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most profitable football academies: The influence of the English Premier League can simply not be dispersed – be it gross annual viewership or financial paramountcy. It is for this reason that they have usually found themselves being subjects of criticism due to their extravagant spending history – after all, some of the most expensive transfers have been to the Premier League.
In the summer of 2023, all the Premier League clubs spent just over £2.6 billion, which is more than La Liga, Serie A, Bundesliga and Ligue 1 combined. The ever-growing influence and financial hypertrophy of the Premier League is a very valid cause for concern with respect to other leagues, hence why the European Super League movement has found shape.
The CIES Football Observatory disclosed their findings on 100 of the most profitable football academies. The data was collected by calculating the revenue generated by player sales from the academy over the last ten years. Only those players were considered who spent at least 3 years in the academy between the ages of 15 to 21.
Benfica sit at the helm of the rankings having made €516 million thanks to sales of their academy’s acquisitions. Ajax came in second while Lyon came in at third.
Despite spending exorbitantly on transfers, it must be noted that they aren’t throwing all the money away without having a Plan B. Most of these Premier League clubs have some of the best academies in the world to do the talking and some on the list may actually surprise you!
10 most profitable football academies in the world
Chelsea: Most Profitable Academy in all of England
The Todd Boehly era has been unnerved by fans and pundits alike for their ridiculous spending history as of late. However, they have some of the best structures when it comes to facilitating stars for the future.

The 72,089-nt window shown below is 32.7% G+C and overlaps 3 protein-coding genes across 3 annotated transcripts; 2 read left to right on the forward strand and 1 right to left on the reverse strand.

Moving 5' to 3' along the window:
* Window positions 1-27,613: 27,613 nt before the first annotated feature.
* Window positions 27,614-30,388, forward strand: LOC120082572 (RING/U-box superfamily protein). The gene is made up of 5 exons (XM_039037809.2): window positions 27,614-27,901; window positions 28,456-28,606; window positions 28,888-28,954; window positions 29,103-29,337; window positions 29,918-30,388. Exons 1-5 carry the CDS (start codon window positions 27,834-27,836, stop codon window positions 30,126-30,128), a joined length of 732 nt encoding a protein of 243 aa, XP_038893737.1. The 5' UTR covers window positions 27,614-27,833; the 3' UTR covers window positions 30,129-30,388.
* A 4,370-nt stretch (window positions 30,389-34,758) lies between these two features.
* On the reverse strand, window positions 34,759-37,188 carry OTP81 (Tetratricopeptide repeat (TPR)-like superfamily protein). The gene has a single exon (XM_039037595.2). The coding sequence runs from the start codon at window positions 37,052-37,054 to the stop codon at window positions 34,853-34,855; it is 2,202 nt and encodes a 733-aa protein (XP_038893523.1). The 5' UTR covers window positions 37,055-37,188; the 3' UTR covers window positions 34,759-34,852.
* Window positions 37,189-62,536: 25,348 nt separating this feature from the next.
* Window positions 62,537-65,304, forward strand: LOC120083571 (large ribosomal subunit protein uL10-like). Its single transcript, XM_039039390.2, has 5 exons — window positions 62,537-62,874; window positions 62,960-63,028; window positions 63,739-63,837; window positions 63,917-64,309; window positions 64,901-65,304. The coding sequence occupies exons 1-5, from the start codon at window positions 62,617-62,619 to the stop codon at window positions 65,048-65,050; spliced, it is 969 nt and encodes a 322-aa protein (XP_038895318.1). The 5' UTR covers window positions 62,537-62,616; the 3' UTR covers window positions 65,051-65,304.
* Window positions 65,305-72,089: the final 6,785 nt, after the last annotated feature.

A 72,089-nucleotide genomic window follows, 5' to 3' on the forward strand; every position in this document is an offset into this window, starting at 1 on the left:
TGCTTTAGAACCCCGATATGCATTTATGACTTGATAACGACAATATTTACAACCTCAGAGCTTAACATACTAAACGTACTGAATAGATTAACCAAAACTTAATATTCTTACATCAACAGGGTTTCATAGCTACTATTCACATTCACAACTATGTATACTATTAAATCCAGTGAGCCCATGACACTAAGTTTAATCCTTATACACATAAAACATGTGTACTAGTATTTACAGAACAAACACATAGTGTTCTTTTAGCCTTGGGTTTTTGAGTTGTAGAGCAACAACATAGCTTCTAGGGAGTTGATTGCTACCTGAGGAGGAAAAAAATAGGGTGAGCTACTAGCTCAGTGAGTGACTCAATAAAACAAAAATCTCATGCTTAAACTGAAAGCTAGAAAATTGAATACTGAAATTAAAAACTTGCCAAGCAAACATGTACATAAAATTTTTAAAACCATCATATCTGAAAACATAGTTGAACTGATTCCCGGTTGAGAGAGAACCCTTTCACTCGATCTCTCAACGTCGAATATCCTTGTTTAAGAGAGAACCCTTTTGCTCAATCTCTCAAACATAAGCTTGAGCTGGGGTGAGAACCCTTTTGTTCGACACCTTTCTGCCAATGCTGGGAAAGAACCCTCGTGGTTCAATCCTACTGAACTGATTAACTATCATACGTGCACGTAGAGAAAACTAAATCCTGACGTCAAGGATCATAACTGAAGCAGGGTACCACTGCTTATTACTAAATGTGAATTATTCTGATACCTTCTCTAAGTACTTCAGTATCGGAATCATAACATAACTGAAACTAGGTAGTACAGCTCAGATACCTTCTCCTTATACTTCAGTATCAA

All in all, they have raised £298.7 million through the sale of 28 players over the last ten years. Some of the popular sales include Mason Mount at £60 million, Tammy Abraham at £34 million, and Fikayo Tomori at £25 million – all of whom were the beacons of Chelsea’s youth system.
Tottenham Hotspur: A Wildcard Entrance
Probably the least expected out of the big Premier League clubs, no? One would’ve thought of Arsenal or Manchester United as they have a solid history of academic success – recent examples include Alejandro Garnacho and Bukayo Saka respectively.
However, Tottenham Hotspur has been cooking in complete secrecy. They sit at eighth in the rankings and have generated £220 million in sales. Harry Winks, Andros Townsend, and Kyle Walker-Peters have all been some notable sales for the Spurs academy.
Manchester City: Planting Future Harvests
We’ve all heard of the ‘oil money’ banter and probably use it as a driving reason to justify our dislike for their enviable success. Despite all the laughter and slander, they still have one of the best football academies to justify the annual sky-high expenditure.
They sit just behind Spurs at 9th with £218.7 million made in player sales. Some of their academy players are already enjoying the highest level of football, be it Phil Foden, Cole Palmer, and if your memory serves you right, then Jadon Sancho.
The recent trend suggests that Man City is looking to build their own legacy with their own local harvest.
Do you think their academy will outdo their heavy influx of transfers?